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Define your sky!

Romaine Seguin, President of UPS Americas Region, shares her thoughts on setting your vision and its impact on effective leadership.

Whether your goal is to be the best part-time supervisor in your department or to be CEO of the company, either is fine. Just know what you want. “Define your sky” is the way Romaine Seguin, President of UPS Americas Region, puts it.

“A leadership goal can be modest or perhaps be a reach-for-the-stars ambition. But you first have to know what it is in order to achieve it,” she says.

This philosophy has certainly worked in the impressive career of Ms. Seguin. She started in 1983 as a part-time employee at UPS; today, she is responsible for all UPS package and cargo operations in Canada and more than 50 countries and territories across Latin America and the Caribbean. Additionally, she has oversight of the UPS Supply Chain Solutions operations throughout Latin America, Miami and the Caribbean.

Ms. Seguin, who serves on the Dean’s Council for Florida International University’s College of Business, is the leader of a team of 15 senior direct reports who oversee more than 16,000 UPS employees throughout UPS’s Americas region. She encourages everyone on her team to define their sky, to be clear on their ultimate vision.

This accomplished leader, who has received multiple awards and recognitions for her work in the international business community, also recommends that you let your boss know your goal. “Tell him or her where you’d like to be next in your career,” she recommends. “Be sure to get feedback. What are you doing right? What changes can you make to achieve your goal?”


On being approachable, making a decision, learning to collaborate

At every step along her career path, Ms. Seguin has refined and developed her leadership style. But one component of her style has remained firm: She is a very approachable leader.

“People have to be able to come to you,” she says adamantly. “Quite frankly, the further up the ladder you go, the more important this trait becomes.”

“Also, as you reach new levels of leadership, being approachable means that you interact warmly and effectively with community members, that they find you a welcoming person, someone who will listen.”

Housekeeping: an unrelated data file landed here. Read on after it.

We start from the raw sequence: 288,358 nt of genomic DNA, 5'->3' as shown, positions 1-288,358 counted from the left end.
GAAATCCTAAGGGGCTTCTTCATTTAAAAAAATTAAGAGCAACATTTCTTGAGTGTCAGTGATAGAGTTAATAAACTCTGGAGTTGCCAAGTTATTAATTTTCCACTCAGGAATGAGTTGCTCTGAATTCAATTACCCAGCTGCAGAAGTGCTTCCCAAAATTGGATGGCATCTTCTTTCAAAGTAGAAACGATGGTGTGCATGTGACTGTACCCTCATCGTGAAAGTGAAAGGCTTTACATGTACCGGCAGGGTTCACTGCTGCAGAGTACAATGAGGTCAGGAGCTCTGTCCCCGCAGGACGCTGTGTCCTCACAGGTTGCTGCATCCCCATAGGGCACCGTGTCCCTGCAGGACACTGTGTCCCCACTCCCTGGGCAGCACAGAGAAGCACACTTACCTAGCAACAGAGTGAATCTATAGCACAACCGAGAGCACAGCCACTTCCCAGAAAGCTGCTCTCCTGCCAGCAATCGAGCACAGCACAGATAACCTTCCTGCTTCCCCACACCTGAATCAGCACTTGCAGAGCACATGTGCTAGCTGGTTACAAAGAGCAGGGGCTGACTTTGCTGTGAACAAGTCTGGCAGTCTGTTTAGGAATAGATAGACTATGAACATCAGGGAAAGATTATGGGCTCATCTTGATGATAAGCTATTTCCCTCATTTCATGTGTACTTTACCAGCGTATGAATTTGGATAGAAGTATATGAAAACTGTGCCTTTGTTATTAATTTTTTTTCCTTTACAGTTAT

Ms. Seguin shares that she learned the importance of being accessible from her own boss. “When I first started at UPS, my boss was John Jones. Among many talents, he had terrific leadership skills and he was always approachable,” she recalls. “He was always out on the floor talking to us. That resonated with me and being approachable is one skill set I would never let go.”

Learning from Mr. Jones was important in Ms. Seguin’s career. “But you’re going to learn something no matter who you work for. You learn even more from bad leaders,” she says with her easy laugh. “For instance, after I first had a key management position at age 28, I was the only woman in a board room of 19 men. At those meetings I learned what not to do. For instance, I learned it was a bad idea to not get all the facts before making a decision. I also learned that once you do have all the facts, please, make a decision! Don’t hesitate. If you have 85 to 90 percent of the data, you’re going to make a very good decision. If you wait for 100 percent, the world will have passed you by.”

Collaboration is another important component of leadership, offers Ms. Seguin who holds a degree in Marketing Management from William Woods University in Fulton, Missouri and an MBA from Webster University in St. Louis, Missouri. “Again, this is a behavior that becomes extra important as you reach new levels of leadership,” she says.

“You become farther away from the field as you take steps ahead,” Ms. Seguin points out. “Being able to successfully collaborate with your team, your peers and the community helps you formulate the right plans to achieve the goals you have set for your team.”

Getting noticed

How does this dynamic leader select people for leadership positions?

When working with her team leaders, Ms. Seguin has high regard for the person whose name is mentioned again and again at meetings. “I take these recommendations very seriously,” she says.

“But what I personally look for when I’m putting someone on my team is the person who has a sense of urgency,” she continues. “They take initiative, they look to the future, they’re ahead of what’s coming up for the next quarter. I don’t have to ask this type of person for something twice.”

Ms. Seguin admits she’s unrelenting about selecting only people with this sense of urgency when she’s looking to place people in leadership positions. “To me, a sense of urgency is a must,” she says. “Looking for this trait has served me well.”